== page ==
Column: You as a student, can make the difference
Two protesters hold up their signs during the Women's March on Washington in downtown Tucson on Jan. 21. One of the best ways for students to become politically engaged is to participate in events like this one.
The most important thing to keep in mind right now is that this is not normal. It’s not normal for any country, especially America, to be run by the people who are currently running it.
With that in mind, we must enact change and do it fast. This is not a sit-around-and-tweet-your-complaints kind of situation. This is a get up, get out and immediately take action kind of situation. While this can seem intimidating, there are actually several relatively simple and straightforward ways to get involved and enact change.
Change needs a grassroots movement; change must start from the ground up. This means first going through local government with the goal of eventually having changes make their way to the federal government. While it’s tempting to just go straight for the big leagues and attack the Trump administration, that’s unlikely to actually advance anything.
Something as low-level as attending a city council meeting can be a great first step for someone who wants to be politically active. Become educated on what is happening locally and see who is an ally. Grassroots movements need to build numbers, and the best way for that to happen is through the unification of different groups who have the same goal—even if it’s for different reasons. Look up lists, which are always publicly accessible, of who voted for what and email to show either your support or dissent on their vote. Email your mayor; email the legislators from your state; email every local government member you can find.
The main point is to make your voice heard. What is the worst that can happen? You get ignored? Ignoring constituents is never in the best interest of a politician; they need support. Especially if they want to move up to federal government, it would look terrible if they do not even have majority support from their hometown. Politicians know this and are most likely going to respond to you. Be persistent. A lack of persistence in our current state of existence will result in mothers being deported away from their children, girls dying from back alley abortions, the rise of white supremacy, the demise of our planet due to global warming, rampant Islamophobia and a Pandora’s box of other devastating consequences.
You don’t have to be the “protesting type” to enact change now. Anyone and everyone can and should be taking action. This is not a normal situation. Even if you have never protested before or never emailed your local government officials before, never attended a city council meeting before or never been politically involved, now is the time.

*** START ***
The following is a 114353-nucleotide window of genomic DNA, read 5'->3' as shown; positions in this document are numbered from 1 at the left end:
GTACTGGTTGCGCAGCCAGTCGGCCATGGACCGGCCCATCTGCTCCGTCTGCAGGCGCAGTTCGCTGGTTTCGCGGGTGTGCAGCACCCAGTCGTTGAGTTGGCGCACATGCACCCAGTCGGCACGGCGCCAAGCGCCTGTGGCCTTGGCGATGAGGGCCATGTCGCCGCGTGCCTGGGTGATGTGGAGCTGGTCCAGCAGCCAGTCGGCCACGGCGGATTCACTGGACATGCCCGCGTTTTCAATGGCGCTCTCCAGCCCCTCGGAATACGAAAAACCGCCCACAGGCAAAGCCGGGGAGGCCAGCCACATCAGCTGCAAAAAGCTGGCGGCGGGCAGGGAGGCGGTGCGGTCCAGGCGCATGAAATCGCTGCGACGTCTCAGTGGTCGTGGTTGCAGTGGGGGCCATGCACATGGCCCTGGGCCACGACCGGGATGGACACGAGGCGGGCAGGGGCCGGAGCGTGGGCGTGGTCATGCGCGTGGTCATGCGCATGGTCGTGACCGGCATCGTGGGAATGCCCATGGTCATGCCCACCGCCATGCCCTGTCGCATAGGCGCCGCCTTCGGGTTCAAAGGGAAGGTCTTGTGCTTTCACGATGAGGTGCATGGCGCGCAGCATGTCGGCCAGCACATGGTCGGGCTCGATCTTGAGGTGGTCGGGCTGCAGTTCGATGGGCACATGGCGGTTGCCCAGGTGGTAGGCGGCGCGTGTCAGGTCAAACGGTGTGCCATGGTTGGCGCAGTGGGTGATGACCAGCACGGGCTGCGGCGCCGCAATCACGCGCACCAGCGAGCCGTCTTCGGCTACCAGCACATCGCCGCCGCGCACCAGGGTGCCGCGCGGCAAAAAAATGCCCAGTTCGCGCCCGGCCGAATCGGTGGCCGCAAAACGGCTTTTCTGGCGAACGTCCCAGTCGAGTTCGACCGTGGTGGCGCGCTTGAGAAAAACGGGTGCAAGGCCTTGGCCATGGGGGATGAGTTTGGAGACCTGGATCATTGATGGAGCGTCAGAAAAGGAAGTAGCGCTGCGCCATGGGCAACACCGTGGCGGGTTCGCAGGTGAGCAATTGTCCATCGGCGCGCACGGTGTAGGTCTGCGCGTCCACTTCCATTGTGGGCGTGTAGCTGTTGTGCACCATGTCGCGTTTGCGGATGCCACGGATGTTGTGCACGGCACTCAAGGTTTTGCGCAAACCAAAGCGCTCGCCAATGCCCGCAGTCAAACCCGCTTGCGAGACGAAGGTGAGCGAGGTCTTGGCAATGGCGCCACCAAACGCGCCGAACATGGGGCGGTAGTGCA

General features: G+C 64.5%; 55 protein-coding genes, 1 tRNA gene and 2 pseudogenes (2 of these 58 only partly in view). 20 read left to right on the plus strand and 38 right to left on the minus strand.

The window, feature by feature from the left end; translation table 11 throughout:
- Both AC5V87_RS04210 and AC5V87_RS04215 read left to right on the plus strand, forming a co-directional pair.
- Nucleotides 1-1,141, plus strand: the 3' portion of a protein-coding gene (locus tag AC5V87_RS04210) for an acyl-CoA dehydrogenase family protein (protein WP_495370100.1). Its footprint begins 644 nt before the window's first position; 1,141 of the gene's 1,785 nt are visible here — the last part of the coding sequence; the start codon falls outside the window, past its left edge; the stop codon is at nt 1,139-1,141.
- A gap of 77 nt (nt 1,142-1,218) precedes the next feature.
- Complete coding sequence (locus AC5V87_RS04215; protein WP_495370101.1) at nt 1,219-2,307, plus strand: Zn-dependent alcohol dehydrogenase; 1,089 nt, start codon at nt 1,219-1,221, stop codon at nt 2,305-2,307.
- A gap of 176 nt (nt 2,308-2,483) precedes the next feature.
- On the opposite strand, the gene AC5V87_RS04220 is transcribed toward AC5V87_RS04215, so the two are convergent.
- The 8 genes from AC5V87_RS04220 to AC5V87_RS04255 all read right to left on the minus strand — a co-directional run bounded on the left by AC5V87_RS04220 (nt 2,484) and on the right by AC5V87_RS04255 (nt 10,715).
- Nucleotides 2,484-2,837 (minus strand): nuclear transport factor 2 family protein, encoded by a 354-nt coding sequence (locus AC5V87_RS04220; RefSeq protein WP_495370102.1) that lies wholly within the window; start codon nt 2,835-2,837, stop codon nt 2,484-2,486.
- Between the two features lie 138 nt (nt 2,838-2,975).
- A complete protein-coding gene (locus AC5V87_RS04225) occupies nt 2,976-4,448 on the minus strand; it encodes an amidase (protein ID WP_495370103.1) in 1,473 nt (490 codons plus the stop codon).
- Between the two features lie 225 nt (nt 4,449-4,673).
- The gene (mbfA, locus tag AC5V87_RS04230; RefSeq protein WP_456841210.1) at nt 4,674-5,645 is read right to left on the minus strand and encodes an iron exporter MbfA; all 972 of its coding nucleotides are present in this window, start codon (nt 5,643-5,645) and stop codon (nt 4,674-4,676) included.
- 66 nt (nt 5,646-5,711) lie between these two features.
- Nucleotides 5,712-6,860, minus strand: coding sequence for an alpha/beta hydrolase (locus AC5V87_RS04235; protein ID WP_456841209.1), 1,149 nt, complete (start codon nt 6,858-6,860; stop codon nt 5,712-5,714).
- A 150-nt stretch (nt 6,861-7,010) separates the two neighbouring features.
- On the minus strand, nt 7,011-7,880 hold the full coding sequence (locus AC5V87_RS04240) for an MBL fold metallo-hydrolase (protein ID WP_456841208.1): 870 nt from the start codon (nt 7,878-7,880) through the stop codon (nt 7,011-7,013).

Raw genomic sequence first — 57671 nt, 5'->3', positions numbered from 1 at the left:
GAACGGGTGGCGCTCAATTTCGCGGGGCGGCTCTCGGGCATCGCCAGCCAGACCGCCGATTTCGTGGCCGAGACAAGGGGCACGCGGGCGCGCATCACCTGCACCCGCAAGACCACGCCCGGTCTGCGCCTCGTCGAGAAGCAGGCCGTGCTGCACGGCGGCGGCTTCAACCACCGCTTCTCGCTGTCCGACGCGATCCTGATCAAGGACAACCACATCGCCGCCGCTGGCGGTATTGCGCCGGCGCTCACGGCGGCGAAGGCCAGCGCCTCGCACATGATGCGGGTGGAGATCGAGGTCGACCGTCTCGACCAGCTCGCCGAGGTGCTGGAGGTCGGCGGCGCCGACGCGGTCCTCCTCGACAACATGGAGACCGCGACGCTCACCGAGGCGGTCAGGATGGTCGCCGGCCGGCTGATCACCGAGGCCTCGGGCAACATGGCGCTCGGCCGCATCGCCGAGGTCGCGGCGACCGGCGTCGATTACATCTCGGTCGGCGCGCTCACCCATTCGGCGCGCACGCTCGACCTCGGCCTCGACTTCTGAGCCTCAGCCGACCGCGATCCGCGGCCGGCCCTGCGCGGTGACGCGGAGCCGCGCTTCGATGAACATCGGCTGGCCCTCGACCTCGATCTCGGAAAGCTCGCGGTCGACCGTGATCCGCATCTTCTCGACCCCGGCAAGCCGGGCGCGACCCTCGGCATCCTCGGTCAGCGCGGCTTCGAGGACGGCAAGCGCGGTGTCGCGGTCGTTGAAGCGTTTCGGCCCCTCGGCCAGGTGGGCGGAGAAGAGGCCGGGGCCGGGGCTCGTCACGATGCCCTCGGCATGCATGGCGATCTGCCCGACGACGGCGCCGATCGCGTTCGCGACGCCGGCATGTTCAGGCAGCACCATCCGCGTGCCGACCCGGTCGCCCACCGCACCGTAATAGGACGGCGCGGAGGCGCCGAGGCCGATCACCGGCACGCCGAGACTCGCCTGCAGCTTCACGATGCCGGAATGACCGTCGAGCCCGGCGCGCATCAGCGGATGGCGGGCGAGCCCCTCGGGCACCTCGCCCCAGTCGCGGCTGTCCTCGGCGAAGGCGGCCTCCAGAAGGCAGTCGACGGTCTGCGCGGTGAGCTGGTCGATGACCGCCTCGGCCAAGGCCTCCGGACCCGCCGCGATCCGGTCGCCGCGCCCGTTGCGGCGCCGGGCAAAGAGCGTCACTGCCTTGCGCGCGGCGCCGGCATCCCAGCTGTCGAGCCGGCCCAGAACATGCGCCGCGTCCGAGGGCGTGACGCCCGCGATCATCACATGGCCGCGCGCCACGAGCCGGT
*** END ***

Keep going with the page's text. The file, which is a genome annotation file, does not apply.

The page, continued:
I have never been political. My first protest was the Women’s March a month ago, and last night, I sent my first ever email to a government official. I’m not writing this column from the perspective of someone who knows how to be political. I’m writing this column from the perspective of a terrified, broken-hearted but inspired American young adult who, for the first time, cannot bear to just stand by and support and admire those who are taking action.
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Protests are not scary; the Women’s March was full of happiness, stranger-to-stranger warmth and an overwhelming sentiment of support and unification. Contacting your local government is not lame or useless because they are there to serve you. You have every right and at this point. You also have an obligation to make your voice heard.
I implore you to care. If you do not care, who will? Apathy has never gotten anyone anywhere. A giant orange wrecking ball is bumbling through the White House, and it is up to you to get in his way and limit the wreckage left in his wake. You don’t have to be Malala and travel the world speaking about your views, planning protests and producing petitions. You can start small. Any little wave you can make will help, and you may not believe it or see it, but the world is a chaotic place and one tiny change in input can drastically change the output. A butterfly flapping its wings in Colorado could cause an earthquake in Singapore. Be the butterfly; flap your wings. It’s okay if it’s just little flaps at first, but you have to flap.
Follow Talya Jaffe on Twitter.